Looking for some good news in the new year? We have it: Price increases should be fairly modest throughout 2018.
The Federal Reserve projects an inflation rate of 1.9 percent for 2018, just below the Fed’s stated inflation target of 2 percent annually. In other words, the dreaded days of the early 1980s — when inflation rates soared into the double digits — are not about to return any time soon.
Here’s a look at inflation expectations in a few key sectors:
Samuel Borges Photography / Shutterstock.com
Retail food prices are expected to rise between 1 percent and 2 percent in 2018, according to the U.S. Department of Agriculture. The USDA says:
While fats and oils and processed fruits and vegetables could potentially decline in price, prices for meats, eggs, and dairy are expected to increase.
However, before you complain about the price of steak, keep this in mind: Deflation throughout 2016 and part of 2017 has put 2018 food prices on a track to be lower than they were in 2015. Who says there’s no good news for today’s consumer?
MPanchenko / Shutterstock.com
The U.S. Energy Information Administration expects gas prices to average $2.51 per gallon in 2018. That represents a modest decline from the end of 2017. And remember, you can always save more no matter what the price is at the pump. For tips, check out “5 Simple Ways to Slash the Rising Cost of Gas.”
Meanwhile, the cost of home heating oil is forecast to climb from $2.52 to $2.77 per gallon. Natural gas prices are expected to drop from $11.13 to $10.92 per thousand cubic feet. Electricity prices are expected to rise from $12.89 to $13.23 per kilowatt-hour. This would be a good time to put in a request for mild weather, or better, make some of these free or cheap energy-saving moves.
Jacob Lund / Shutterstock.com
The College Board says that in this current school year (2017-2018), tuition and fees for a four-year public college at in-state rates are up by 3.1 percent, while room and board also is up by 3.1 percent. Tuition and fees at four-year private schools is up 3.6 percent, while room and board for them is up 3 percent.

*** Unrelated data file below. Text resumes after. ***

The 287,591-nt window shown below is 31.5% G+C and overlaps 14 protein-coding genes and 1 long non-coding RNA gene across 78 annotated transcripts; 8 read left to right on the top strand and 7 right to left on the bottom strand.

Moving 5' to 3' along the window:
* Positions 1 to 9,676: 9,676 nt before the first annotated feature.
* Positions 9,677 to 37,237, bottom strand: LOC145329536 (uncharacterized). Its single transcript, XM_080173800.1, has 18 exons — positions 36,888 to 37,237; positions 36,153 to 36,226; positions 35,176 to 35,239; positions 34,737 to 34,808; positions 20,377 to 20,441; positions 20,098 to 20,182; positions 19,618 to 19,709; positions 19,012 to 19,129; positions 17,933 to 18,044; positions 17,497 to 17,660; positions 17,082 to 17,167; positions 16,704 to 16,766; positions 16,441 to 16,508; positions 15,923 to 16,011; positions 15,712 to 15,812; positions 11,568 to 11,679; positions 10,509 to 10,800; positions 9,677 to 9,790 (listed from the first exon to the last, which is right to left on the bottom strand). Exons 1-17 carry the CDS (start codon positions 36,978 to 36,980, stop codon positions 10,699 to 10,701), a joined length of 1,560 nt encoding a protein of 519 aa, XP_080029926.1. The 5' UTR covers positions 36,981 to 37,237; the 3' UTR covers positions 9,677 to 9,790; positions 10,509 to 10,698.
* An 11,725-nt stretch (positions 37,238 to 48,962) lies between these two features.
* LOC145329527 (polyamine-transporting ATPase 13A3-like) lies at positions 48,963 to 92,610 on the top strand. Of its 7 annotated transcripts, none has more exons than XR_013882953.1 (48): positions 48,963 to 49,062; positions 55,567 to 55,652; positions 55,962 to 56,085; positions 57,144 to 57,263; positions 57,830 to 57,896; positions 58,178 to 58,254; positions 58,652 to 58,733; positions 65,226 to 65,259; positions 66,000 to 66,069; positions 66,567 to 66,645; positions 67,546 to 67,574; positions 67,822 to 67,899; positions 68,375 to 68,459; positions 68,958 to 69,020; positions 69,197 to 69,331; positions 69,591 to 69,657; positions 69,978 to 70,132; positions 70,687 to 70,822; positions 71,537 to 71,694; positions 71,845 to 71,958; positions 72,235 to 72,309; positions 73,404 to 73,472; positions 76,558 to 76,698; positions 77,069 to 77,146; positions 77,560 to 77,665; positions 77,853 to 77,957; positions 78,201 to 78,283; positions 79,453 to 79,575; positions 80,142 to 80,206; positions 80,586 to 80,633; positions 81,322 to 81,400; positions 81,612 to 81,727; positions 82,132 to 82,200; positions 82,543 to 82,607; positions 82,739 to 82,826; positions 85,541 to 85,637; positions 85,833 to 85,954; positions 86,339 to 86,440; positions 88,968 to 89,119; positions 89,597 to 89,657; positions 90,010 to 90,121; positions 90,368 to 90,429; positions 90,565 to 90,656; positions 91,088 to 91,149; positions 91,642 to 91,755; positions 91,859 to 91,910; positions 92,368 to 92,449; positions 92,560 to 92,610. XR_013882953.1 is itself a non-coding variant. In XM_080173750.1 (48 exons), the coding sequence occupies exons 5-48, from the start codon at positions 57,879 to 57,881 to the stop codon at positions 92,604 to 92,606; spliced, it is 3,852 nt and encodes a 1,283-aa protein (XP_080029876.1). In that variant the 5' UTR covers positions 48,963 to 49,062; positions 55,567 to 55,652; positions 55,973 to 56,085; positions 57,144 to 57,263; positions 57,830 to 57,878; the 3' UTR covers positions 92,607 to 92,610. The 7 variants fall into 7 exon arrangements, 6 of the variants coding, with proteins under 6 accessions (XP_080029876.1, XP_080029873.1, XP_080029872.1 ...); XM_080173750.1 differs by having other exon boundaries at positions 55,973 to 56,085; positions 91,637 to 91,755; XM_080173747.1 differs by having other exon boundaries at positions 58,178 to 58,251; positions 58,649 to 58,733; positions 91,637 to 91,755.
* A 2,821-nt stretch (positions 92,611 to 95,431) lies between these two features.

For more on saving money during your college years, check out:
4. Health care
S_L / Shutterstock.com
Health care costs are increasing faster than costs in other sectors of the economy, though the rate of increase is flattening, at least for now. Consulting firm PricewaterhouseCoopers expects health care costs to rise 6.5 percent in 2018 — “the first uptick in growth in three years.”
RikoBest / Shutterstock.com
Housing prices are expected to climb 4.1 percent, according to Zillow’s survey of 100 experts. Most housing markets have been red-hot in recent years, although a few are still suffering a hangover from the fallout of the Great Recession.
If you are in the market for a home, educate yourself before you attend your first open house. The following stories can help:
- “10 Ways to Pull Together the Down Payment for a Home”
- “3 Costly Ways Homeowner Tax Breaks Will Change in 2018″
- “Saturday School: How to Make an Offer on a Home”
- “Ask Stacy: Should I Buy a Fixer-Upper Home?”
Has inflation been a factor in your buying habits? What price changes are you seeing in your daily life? Share with us in comments or on our Facebook page.
Ari Cetron contributed to this report